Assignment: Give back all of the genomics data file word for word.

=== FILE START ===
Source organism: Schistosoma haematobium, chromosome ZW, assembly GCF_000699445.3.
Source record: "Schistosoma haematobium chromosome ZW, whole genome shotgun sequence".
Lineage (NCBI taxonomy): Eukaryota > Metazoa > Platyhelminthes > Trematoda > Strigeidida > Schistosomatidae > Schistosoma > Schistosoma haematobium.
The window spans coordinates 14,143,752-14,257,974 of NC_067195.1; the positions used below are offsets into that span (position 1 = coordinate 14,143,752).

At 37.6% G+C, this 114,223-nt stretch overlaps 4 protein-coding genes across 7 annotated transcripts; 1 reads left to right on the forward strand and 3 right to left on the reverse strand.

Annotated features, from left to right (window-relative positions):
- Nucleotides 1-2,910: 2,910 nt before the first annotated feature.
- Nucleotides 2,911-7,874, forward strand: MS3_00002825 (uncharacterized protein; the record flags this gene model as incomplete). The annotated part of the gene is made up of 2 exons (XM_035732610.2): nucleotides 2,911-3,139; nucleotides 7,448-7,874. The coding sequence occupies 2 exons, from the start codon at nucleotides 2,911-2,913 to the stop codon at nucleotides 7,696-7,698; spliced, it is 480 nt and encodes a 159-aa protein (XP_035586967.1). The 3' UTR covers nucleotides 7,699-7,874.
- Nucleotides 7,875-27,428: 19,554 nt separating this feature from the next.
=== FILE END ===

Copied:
Source organism: Schistosoma haematobium, chromosome ZW, assembly GCF_000699445.3.
Source record: "Schistosoma haematobium chromosome ZW, whole genome shotgun sequence".
Lineage (NCBI taxonomy): Eukaryota > Metazoa > Platyhelminthes > Trematoda > Strigeidida > Schistosomatidae > Schistosoma > Schistosoma haematobium.
The window spans coordinates 14,143,752-14,257,974 of NC_067195.1; the positions used below are offsets into that span (position 1 = coordinate 14,143,752).

At 37.6% G+C, this 114,223-nt stretch overlaps 4 protein-coding genes across 7 annotated transcripts; 1 reads left to right on the forward strand and 3 right to left on the reverse strand.

Annotated features, from left to right (window-relative positions):
- Nucleotides 1-2,910: 2,910 nt before the first annotated feature.
- Nucleotides 2,911-7,874, forward strand: MS3_00002825 (uncharacterized protein; the record flags this gene model as incomplete). The annotated part of the gene is made up of 2 exons (XM_035732610.2): nucleotides 2,911-3,139; nucleotides 7,448-7,874. The coding sequence occupies 2 exons, from the start codon at nucleotides 2,911-2,913 to the stop codon at nucleotides 7,696-7,698; spliced, it is 480 nt and encodes a 159-aa protein (XP_035586967.1). The 3' UTR covers nucleotides 7,699-7,874.
- Nucleotides 7,875-27,428: 19,554 nt separating this feature from the next.